DARVO is an acronym for "deny, attack, and reverse victim and offender". It refers to a reaction that alleged perpetrators of wrongdoing, particularly sexual offenders, may display in response to being held accountable for their behavior.[1] Some researchers and advocates have indicated that it can be as a common manipulation strategy of psychological abusers.[2][3][4] An abuser (or alleged abuser) denies the abuse ever took place, attacks the person that alleged abuse (often the victim) for attempting to hold the abuser (or alleged abuser) accountable for their actions, and claims that they are actually the victim in the situation, thus reversing what may be a reality of victim and offender.[2][4] It often involves not just "playing the victim" but also victim blaming.[3]

OriginsEdit

The acronym and the analysis it is based on are the work of the psychologist Jennifer Freyd.[2] The first stage of DARVO, denial, involves gaslighting.[3][4]

Jennifer Freyd writes:

... I have observed that actual abusers threaten, bully and make a nightmare for anyone who holds them accountable or asks them to change their abusive behavior. This attack, intended to chill and terrify, typically includes threats of law suits, overt and covert attacks on the whistle-blower's credibility, and so on. The attack will often take the form of focusing on ridiculing the person who attempts to hold the offender accountable. ... [T]he offender rapidly creates the impression that the abuser is the wronged one, while the victim or concerned observer is the offender. Figure and ground are completely reversed. ... The offender is on the offense and the person attempting to hold the offender accountable is put on the defense.[5]

ExamplesEdit

Alleged examples of DARVO in public events include:

  • The behavior of R. Kelly during an interview related to criminal proceedings against him for sexual abuse of minors[6]
  • The behavior of former United States President Donald Trump in defending himself against sexual harassment allegations, as well as in defending himself against allegations of his other wrongdoings.[7][8][9][10]

In popular mediaEdit

In the 2019 episode "Season Finale" of South Park, Randy Marsh is arrested for destroying home-growers' marijuana. Randy calls President Garrison for legal advice.[11] The President explains to him DARVO and role-plays how to use it. When Randy attempts to do so, the policemen he tries it on inform him that the tactic will not work, as Randy is not the President.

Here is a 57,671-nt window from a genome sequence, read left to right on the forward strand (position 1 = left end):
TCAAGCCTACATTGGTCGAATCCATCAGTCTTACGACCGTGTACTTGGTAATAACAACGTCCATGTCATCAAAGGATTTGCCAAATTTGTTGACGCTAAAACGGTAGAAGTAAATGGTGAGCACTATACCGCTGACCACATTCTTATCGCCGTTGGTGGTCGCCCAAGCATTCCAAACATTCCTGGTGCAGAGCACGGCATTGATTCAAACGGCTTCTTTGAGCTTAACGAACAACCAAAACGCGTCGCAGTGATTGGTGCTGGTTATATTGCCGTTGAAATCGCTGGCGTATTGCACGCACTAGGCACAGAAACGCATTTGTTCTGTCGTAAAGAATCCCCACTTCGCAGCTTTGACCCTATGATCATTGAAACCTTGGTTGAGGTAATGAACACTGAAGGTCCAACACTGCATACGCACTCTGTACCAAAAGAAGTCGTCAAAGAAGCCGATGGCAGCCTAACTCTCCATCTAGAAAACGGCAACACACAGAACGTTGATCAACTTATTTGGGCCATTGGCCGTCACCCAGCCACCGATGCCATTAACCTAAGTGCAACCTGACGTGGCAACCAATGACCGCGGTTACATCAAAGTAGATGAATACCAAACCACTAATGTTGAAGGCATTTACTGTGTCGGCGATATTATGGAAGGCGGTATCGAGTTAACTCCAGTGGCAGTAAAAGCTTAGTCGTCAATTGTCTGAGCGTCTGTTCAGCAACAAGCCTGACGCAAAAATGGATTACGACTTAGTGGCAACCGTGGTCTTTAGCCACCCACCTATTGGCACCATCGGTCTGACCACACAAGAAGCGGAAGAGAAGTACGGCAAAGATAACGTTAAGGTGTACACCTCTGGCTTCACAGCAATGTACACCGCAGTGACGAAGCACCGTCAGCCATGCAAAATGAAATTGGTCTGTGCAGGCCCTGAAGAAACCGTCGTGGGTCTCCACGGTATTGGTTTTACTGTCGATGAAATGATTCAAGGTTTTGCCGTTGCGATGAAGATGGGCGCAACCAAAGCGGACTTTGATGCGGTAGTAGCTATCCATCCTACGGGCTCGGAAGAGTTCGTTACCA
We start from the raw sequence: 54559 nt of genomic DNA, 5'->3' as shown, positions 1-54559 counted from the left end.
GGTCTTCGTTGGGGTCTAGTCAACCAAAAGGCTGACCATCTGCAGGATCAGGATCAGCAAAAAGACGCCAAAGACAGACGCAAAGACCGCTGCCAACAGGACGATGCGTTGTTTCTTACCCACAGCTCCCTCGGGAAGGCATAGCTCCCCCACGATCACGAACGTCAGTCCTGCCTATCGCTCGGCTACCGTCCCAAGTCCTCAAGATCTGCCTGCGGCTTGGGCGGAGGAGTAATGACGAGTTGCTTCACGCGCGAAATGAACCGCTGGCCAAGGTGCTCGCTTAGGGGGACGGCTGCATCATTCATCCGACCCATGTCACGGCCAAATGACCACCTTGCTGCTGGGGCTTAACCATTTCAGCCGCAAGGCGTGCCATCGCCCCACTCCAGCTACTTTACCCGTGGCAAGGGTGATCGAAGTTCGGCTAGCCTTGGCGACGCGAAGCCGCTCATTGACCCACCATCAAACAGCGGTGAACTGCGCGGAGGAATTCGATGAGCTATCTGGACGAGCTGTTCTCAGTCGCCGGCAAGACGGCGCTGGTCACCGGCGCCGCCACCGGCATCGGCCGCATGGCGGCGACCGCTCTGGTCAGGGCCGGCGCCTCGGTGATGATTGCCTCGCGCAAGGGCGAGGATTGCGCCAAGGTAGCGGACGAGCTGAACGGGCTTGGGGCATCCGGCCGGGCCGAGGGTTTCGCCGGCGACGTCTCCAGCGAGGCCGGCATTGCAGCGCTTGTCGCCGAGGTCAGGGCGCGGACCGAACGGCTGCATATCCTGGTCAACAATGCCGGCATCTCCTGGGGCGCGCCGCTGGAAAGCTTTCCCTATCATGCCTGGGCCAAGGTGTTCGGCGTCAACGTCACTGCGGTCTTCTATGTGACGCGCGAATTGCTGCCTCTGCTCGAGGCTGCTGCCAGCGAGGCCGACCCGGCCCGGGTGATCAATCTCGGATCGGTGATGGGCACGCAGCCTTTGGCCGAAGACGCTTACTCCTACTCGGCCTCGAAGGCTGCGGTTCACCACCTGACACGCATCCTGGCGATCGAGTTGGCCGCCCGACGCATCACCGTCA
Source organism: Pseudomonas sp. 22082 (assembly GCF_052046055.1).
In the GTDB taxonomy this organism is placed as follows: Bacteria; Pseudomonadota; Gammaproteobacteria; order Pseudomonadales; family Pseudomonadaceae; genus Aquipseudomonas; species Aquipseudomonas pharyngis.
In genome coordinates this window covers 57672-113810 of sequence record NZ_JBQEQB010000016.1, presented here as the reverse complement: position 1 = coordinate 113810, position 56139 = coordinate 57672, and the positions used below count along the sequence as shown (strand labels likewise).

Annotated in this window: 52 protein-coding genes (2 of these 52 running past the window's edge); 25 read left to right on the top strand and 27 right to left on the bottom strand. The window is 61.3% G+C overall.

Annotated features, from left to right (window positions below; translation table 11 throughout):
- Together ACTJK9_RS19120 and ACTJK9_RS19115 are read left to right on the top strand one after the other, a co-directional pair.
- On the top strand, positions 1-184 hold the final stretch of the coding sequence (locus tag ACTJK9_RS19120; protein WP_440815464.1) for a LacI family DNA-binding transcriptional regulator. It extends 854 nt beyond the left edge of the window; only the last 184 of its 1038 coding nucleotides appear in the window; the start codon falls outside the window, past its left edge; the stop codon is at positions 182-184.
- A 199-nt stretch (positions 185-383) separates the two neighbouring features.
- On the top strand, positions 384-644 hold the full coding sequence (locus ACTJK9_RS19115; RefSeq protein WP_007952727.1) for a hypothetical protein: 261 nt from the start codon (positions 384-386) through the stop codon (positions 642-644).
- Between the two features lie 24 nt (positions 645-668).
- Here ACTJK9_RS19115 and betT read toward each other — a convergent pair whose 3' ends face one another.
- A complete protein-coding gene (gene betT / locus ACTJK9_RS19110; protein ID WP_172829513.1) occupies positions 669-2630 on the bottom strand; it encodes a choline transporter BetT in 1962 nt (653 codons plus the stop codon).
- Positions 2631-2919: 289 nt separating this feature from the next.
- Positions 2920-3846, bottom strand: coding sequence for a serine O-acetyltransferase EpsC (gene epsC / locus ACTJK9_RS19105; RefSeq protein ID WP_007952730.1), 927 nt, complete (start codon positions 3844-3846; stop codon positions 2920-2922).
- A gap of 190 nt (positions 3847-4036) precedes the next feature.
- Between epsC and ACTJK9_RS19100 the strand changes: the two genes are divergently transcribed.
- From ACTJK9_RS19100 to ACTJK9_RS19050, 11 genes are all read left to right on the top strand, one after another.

See alsoEdit

ReferencesEdit

  1. ^ Syal, Rajeev (June 2, 2022). "Why did the Depp-Heard libel outcomes differ in the US and UK?". The Guardian. Archived from the original on June 3, 2022.
  2. ^ a b c Freyd, J.J. (February 1997). "II. Violations of Power, Adaptive Blindness and Betrayal Trauma Theory" (PDF). Freyd Dynamics Lab, Department of Psychology, University of Oregon. Archived (PDF) from the original on May 1, 2020. Retrieved November 24, 2020.
  3. ^ a b c Harsey, Sarah (June 1, 2017). "Perpetrator Responses to Victim Confrontation: DARVO and Victim Self-Blame". Journal of Aggression, Maltreatment & Trauma. 26 (6): 644–663. doi:10.1080/10926771.2017.1320777.
  4. ^ a b c Wakefield, M. (March 30, 2020). "How Narcissists Use DARVO to Escape Accountability". Narcissistic Abuse Rehab. Archived from the original on January 10, 2021. Retrieved November 24, 2020.
  5. ^ Freyd, J.J. (February 1997). "II. Violations of power, adaptive blindness, and betrayal trauma theory" (PDF). Feminism & Psychology. 7 (1): 22–32. doi:10.1177/0959353597071004. S2CID 143672491. Archived (PDF) from the original on May 1, 2020. Retrieved January 14, 2020.
  6. ^ Dampier, Cindy (March 7, 2019). "R. Kelly's CBS meltdown has a name, says researcher: 'That's DARVO'". Chicago Tribune. Archived from the original on March 31, 2019. Retrieved April 1, 2019.
  7. ^ Fitzgerald, Louise F.; Freyd, Jennifer J. (December 20, 2017). "Trump's DARVO defense of harassment accusations". The Boston Globe. Archived from the original on May 8, 2020. Retrieved December 23, 2019.
  8. ^ Freyd, Jennifer J. (2021). "What is DARVO?". University of Oregon. Archived from the original on November 4, 2013. Retrieved July 8, 2021.
  9. ^ Vialle-Giancotti, Cynthia (December 13, 2021). "You've been DARVOed and you don't even know it". The Clayman Institute for Gender Research, Stanford University.
  10. ^ Rozsa, Matthew (July 8, 2021). "Trump wasn't just an abnormal figure—psychiatrists say his rhetoric caused real trauma". Salon.
  11. ^ "It's Called DARVO - South Park | South Park Studios US". South Park United States. Retrieved July 29, 2021.